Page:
A group of 21 states and the District of Columbia submitted a comment letter opposing the Consumer Financial Protection Bureau’s effort to revise and boost its Policy on No-Action Letters (“NAL Policy”) and the creation of a CFPB Product Sandbox. The NAL Policy and Product Sandbox will allow companies to provide innovative financial services and products under a relaxed regulatory regime. In a February 11 letter, the states express concern that relaxed regulation could lead to consumer harm and are asking the CFPB to reevaluate its proposed policies given the significant risks to consumers and the entire U.S. financial system.
As an initial matter, the participating states doubt whether the CFPB can take such action without the formal rulemaking procedures required by the Administrative Procedure Act because the proposals create substantive CFPB policy. Under the revised policy, the immunity granted to companies ties the states’ hands because “approvals or exemptions granted by the CFPB … confer on the recipient immunity” from both federal and state authority. However, even if the CFPB does have the authority to take the action without formal rulemaking, the states point out that there are other issues that are of importance.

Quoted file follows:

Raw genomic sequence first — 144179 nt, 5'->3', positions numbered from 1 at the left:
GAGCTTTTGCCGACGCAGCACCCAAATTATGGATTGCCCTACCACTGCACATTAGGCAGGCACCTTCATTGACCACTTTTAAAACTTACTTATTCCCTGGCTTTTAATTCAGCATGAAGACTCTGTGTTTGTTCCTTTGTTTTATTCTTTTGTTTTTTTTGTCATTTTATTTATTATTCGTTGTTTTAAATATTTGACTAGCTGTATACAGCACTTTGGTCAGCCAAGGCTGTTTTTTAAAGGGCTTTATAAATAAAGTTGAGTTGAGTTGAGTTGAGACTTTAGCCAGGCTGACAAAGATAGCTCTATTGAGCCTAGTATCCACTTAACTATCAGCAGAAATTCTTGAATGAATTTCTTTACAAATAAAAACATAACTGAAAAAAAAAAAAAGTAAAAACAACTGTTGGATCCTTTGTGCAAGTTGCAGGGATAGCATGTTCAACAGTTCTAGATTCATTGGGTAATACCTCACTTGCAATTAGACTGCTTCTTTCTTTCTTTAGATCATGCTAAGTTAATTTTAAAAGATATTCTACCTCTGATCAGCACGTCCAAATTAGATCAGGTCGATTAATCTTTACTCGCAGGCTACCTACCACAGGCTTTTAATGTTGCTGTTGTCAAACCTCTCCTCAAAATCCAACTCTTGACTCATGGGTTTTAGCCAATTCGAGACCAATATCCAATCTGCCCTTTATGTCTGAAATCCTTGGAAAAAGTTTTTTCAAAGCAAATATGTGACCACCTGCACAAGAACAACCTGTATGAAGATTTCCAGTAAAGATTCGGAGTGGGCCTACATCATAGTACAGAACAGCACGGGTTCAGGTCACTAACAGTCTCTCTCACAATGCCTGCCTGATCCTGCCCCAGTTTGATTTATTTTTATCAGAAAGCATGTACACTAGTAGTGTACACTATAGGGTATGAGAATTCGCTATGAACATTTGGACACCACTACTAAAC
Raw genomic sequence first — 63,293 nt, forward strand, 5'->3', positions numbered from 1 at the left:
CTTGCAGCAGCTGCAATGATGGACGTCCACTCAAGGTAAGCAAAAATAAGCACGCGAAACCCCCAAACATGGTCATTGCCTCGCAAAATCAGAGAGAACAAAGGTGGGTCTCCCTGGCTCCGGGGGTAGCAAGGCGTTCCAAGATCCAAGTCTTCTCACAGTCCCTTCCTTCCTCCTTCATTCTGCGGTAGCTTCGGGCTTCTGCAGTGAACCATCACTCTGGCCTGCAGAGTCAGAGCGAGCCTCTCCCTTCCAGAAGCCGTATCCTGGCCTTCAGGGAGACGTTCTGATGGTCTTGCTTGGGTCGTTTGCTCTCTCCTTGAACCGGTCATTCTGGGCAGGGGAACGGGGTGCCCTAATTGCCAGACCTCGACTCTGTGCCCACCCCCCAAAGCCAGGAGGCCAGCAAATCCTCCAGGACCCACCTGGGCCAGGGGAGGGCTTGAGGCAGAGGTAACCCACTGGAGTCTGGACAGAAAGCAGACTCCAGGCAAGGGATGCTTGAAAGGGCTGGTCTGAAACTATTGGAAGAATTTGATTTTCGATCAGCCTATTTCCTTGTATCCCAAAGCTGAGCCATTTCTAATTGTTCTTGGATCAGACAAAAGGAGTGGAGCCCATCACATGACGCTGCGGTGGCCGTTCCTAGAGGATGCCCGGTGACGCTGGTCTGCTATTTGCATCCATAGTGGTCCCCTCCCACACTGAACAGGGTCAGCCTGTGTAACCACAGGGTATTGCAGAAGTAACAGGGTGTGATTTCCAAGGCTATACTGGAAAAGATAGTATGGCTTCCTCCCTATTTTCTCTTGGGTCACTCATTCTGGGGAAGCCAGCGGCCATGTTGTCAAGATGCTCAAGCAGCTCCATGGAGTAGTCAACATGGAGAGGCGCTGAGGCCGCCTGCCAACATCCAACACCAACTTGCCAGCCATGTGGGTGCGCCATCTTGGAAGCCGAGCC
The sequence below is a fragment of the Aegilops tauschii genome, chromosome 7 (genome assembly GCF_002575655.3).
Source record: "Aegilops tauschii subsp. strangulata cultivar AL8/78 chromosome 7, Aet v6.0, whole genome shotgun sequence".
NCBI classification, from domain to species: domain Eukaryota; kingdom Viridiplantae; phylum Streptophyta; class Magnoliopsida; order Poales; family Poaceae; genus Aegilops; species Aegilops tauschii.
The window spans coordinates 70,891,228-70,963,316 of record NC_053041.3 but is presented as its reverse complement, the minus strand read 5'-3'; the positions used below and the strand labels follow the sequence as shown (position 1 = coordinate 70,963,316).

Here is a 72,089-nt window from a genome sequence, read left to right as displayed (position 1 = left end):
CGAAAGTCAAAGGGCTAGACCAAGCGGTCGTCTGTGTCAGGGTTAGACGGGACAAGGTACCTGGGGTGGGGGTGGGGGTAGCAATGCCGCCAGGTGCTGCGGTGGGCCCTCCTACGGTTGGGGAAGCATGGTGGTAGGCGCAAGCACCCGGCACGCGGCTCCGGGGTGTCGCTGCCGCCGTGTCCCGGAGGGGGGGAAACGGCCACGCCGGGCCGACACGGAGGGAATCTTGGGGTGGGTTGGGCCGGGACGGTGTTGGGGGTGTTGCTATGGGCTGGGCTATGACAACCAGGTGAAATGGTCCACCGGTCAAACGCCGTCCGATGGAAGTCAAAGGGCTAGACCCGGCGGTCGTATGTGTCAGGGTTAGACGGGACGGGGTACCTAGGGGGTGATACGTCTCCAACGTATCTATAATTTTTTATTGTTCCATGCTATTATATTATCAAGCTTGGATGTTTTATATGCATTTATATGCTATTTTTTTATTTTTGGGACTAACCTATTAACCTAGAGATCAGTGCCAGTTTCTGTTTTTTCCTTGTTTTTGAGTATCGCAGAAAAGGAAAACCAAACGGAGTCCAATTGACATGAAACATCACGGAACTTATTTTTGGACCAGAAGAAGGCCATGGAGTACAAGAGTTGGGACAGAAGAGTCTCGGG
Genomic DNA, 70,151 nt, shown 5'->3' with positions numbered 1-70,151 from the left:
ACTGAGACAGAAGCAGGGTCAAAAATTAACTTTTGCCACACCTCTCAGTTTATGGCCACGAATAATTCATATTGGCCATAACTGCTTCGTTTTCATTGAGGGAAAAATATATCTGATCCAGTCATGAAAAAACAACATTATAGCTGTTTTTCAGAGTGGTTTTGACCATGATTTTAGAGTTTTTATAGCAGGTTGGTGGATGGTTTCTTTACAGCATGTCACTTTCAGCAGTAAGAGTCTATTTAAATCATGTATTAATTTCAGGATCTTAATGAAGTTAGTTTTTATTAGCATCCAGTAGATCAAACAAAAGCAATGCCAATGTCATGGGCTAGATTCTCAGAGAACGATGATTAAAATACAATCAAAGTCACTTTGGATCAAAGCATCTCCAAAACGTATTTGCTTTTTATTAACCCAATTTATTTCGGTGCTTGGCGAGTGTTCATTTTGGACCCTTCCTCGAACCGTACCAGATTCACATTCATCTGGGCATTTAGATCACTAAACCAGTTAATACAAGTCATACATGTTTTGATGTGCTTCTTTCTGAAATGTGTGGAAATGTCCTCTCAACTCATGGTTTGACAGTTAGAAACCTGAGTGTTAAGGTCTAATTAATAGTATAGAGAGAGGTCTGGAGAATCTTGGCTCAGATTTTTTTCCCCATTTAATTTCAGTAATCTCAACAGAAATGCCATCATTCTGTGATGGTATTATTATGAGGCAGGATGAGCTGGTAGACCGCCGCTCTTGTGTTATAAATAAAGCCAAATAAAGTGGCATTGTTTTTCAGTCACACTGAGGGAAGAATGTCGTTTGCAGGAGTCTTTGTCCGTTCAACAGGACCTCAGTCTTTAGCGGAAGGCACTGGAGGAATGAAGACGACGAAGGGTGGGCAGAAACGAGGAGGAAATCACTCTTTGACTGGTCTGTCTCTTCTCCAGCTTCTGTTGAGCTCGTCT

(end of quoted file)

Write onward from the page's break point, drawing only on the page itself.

A company could apply to the CFPB for a no-action letter that would give the company an official assurance by a duly authorized CFPB official that the CFPB will not pursue enforcement measures against the company. The purpose is to foster technological innovation, but it is effectively a “get-out-of-jail-free card” for a company trying new products and services. The revised NAL Policy would also speed up the time in which the CFPB would grant or deny an application for a no-action letter to 60 days.
The Product Sandbox would grant companies similar relief under the NAL Policy, but would also provide two forms of additional exemption relief: “1. Approvals by order under three statutory safe harbor provisions (approval relief); and 2. Exemptions by order from statutory provisions under statutory exemption-by-order provisions (statutory exemptions), or from regulatory provisions that do not mirror statutory provisions under rulemaking authority or other general authority (regulatory exemptions).” The Product Sandbox also fosters technological innovation by allowing companies to test new disclosures for financial services and products.
Given the effects of the 2008 financial crisis, the states oppose the revised policy because the potential benefits are outweighed by the risks. The states point out various issues that undermine the potential effectiveness of the proposed policy, focusing primarily on the potential for consumer harm and the lack of understanding of emerging technology. For example, marketplace lenders may “rely on machine-learning or other types of artificial intelligence to make underwriting decisions,” but the “lenders may be unable to determine why a particular decision was made.” The states claim that until technology and its implications for consumers are better understood, it is ill-advised to give companies such broad relief from enforcement actions. The states assert that the CFPB’s commitment to fostering technological advances should not be used in a way that jeopardizes consumer protection.